# For what functions is $y'' = y$?

What functions $y = f(x)$ have the property that $f(x) = f''(x)$, i.e. what functions have the same integral and derivitive?

I could think of $ce^x$ and $ce^{-x}$ (where $c$ is a constant), but are there others? If not, how can you prove those are the only ones?

• If $y=c e^{x}$ and $y=ke^{-x}$ are solutions then $y=ce^{x}+ke^{-x}$ is a solution . – randomgirl Apr 28 '15 at 16:56
• The general solution is $f(x) = c_1e^x + c_2e^{-x}$ for arbitrary real constants $c_1, c_2$. Proving these are the only solutions is usually dealt with by using an atom bomb strength theorem about the existence & uniqueness of solutions of ODEs. – Simon S Apr 28 '15 at 16:56
• @Simon Atom bombs are kewl! And I like theorems! – bjb568 Apr 28 '15 at 16:58
• For completeness: the general solution can also be written as $f(x)=c_1\cosh x+c_2\sinh x$, using Hyperbolic trigonometric functions. This is more convenient for finding $f$ with given initial conditions: e.g., if one wants $f(0)=5$ and $f'(0)=-2$, the solution is $5\cosh x-2\sinh x$. – user147263 Jun 5 '15 at 18:44

Non atom-bomb proof that $A e^x + B e^{-x}$ are the only solutions:

1. $(y'+y)' = y'' + y' = y + y'$ so $y'+y = C e^x$

2. $(y'-y)' = y'' - y' = y - y' = -(y'-y)$ so $y'-y = D e^{-x}$

Subtracting these two equations we get $2y = C e^x - D e^{-x}$, or, after dividing and renaming constants:

$y = A e^x + B e^{-x}$

Supplement proving if $u' = r u$ then $u = C e^{rx}$:

Rewrite this as $u' - ru = 0$ and multiply both sides by $e^{-rx}$.

Then $e^{-rx} u' + (-r) e^{-rx} u = 0$.

The LHS is $\frac{d}{dx}\left[ e^{-rx} u\right]$, and the equation is stating that this derivative here is zero, so we get:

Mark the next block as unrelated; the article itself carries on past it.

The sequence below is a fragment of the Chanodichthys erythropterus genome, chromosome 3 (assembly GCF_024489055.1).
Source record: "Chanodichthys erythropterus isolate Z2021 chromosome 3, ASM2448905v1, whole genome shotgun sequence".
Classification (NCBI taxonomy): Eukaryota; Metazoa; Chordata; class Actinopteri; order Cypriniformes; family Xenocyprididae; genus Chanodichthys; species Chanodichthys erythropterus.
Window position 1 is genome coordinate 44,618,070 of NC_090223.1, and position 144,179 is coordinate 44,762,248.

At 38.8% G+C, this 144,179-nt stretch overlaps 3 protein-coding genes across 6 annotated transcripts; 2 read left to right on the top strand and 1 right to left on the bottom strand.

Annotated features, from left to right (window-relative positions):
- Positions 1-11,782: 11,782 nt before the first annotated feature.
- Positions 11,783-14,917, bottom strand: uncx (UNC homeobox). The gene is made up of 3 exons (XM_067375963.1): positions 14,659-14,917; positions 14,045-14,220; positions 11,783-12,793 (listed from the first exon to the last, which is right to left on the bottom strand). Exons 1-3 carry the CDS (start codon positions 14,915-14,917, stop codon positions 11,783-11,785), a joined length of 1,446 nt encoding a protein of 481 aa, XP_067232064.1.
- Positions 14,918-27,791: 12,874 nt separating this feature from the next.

$e^{-rx} u = C$

or in other words

$u = C e^{rx}$

Background on these two methods:

The trick in the top section is a general technique for proving results for systems of linear first order equations based on finding eigenvectors. (A second order equation is a system of two first order equations if you let $y'$ be a new variable and include $(y)' = y'$ as one of your equations.)

The trick in the second section is called the method of integrating factors.

There's also a super fancy way to do both sections at once using a matrix exponential.

• well done. nice work. – abel Apr 28 '15 at 19:48
• It's good to know how a skillful karate chop or two will do the trick. ;-) – Simon S Apr 29 '15 at 13:37

Multiply both sides by $2y'$ and you get

$$2y''y'=2y'y.$$

You should recognize the derivative of $y'^2$ on the left and that of $y^2$ on the right.

Integrating,

$$y'^2=y^2+C_0,$$

and

$$\frac{y'}{\sqrt{y^2+C_0}}=\pm1.$$

Integrating once again (using a table),

$$\ln\left(y+\sqrt{y^2+C_0}\right)=\pm x+C_1,$$ or $$y+\sqrt{y^2+C_0}=C_2e^{\pm x},$$ $$y^2+C_0=\left(C_2e^{\pm x}-y\right)^2,$$ $$C_0=C_2^2e^{\pm2x}-2C_2e^{\pm x}y,$$ $$\color{green}{y=Ce^{\pm x}+C'e^{\mp x}}.$$

This confirms the well-known result.

All of the linear combinations of the two solutions that you mentioned. That is,

$y = A e^{x} + B e ^{-x}$ where $A,B$ are constants.

Using the differential operator $D$, the equation is $$D^2y=y\text{, or }(D^2-1)y=0.$$ This factors as $$(D-1)(D+1)y=0.$$ We first set $z=(D+1)y$ and solve $$(D-1)z=0.$$ $$Dz-z=0\implies (Dz)e^{-x}-ze^{-x}=(Dz)e^{-x}+zD(e^{-x})=D(ze^{-x})=0\implies ze^{-x}=C_0,$$ $$z=C_0e^x.$$

Then solve $$(D+1)y=C_0e^x.$$

$$Dy+y=C_0e^x\implies (Dy)e^x+ye^x=(Dy)e^x+yD(e^x)=D(ye^x)=C_0e^{2x}\\\implies ye^x=C_1e^{2x}+C_2,$$

$$\color{green}{y=Ce^x+C'e^{-x}}.$$

The method generalizes to arbitrary polynomials in $D$.